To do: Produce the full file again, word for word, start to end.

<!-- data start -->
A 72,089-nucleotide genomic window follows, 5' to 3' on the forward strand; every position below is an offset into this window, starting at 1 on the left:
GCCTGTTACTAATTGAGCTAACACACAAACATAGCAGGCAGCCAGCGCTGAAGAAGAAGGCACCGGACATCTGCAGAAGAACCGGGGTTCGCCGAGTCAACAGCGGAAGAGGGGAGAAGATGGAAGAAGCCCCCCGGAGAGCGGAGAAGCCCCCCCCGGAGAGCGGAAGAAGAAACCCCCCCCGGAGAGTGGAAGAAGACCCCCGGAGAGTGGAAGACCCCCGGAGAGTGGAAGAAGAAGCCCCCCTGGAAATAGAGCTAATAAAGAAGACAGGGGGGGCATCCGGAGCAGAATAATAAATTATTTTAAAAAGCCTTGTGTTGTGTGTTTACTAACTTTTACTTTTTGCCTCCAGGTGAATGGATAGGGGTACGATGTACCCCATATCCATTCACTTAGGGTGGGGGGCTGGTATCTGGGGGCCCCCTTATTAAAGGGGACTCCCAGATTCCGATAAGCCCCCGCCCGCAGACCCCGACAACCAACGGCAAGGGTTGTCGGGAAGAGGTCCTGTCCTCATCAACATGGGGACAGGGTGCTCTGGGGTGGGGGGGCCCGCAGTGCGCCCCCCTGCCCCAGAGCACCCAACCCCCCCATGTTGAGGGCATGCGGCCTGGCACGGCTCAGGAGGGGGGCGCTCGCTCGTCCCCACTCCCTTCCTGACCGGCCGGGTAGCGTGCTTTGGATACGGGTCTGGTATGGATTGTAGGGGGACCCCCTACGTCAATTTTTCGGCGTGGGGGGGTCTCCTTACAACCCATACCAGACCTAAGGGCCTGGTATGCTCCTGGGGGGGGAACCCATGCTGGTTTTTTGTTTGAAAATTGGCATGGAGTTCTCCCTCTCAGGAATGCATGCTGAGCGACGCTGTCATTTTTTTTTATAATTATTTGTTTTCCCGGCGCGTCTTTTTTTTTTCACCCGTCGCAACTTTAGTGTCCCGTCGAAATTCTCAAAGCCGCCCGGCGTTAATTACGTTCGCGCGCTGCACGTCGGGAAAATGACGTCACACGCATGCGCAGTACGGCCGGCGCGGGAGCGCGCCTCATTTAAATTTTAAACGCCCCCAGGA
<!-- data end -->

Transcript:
A 72,089-nucleotide genomic window follows, 5' to 3' on the forward strand; every position below is an offset into this window, starting at 1 on the left:
GCCTGTTACTAATTGAGCTAACACACAAACATAGCAGGCAGCCAGCGCTGAAGAAGAAGGCACCGGACATCTGCAGAAGAACCGGGGTTCGCCGAGTCAACAGCGGAAGAGGGGAGAAGATGGAAGAAGCCCCCCGGAGAGCGGAGAAGCCCCCCCCGGAGAGCGGAAGAAGAAACCCCCCCCGGAGAGTGGAAGAAGACCCCCGGAGAGTGGAAGACCCCCGGAGAGTGGAAGAAGAAGCCCCCCTGGAAATAGAGCTAATAAAGAAGACAGGGGGGGCATCCGGAGCAGAATAATAAATTATTTTAAAAAGCCTTGTGTTGTGTGTTTACTAACTTTTACTTTTTGCCTCCAGGTGAATGGATAGGGGTACGATGTACCCCATATCCATTCACTTAGGGTGGGGGGCTGGTATCTGGGGGCCCCCTTATTAAAGGGGACTCCCAGATTCCGATAAGCCCCCGCCCGCAGACCCCGACAACCAACGGCAAGGGTTGTCGGGAAGAGGTCCTGTCCTCATCAACATGGGGACAGGGTGCTCTGGGGTGGGGGGGCCCGCAGTGCGCCCCCCTGCCCCAGAGCACCCAACCCCCCCATGTTGAGGGCATGCGGCCTGGCACGGCTCAGGAGGGGGGCGCTCGCTCGTCCCCACTCCCTTCCTGACCGGCCGGGTAGCGTGCTTTGGATACGGGTCTGGTATGGATTGTAGGGGGACCCCCTACGTCAATTTTTCGGCGTGGGGGGGTCTCCTTACAACCCATACCAGACCTAAGGGCCTGGTATGCTCCTGGGGGGGGAACCCATGCTGGTTTTTTGTTTGAAAATTGGCATGGAGTTCTCCCTCTCAGGAATGCATGCTGAGCGACGCTGTCATTTTTTTTTATAATTATTTGTTTTCCCGGCGCGTCTTTTTTTTTTCACCCGTCGCAACTTTAGTGTCCCGTCGAAATTCTCAAAGCCGCCCGGCGTTAATTACGTTCGCGCGCTGCACGTCGGGAAAATGACGTCACACGCATGCGCAGTACGGCCGGCGCGGGAGCGCGCCTCATTTAAATTTTAAACGCCCCCAGGA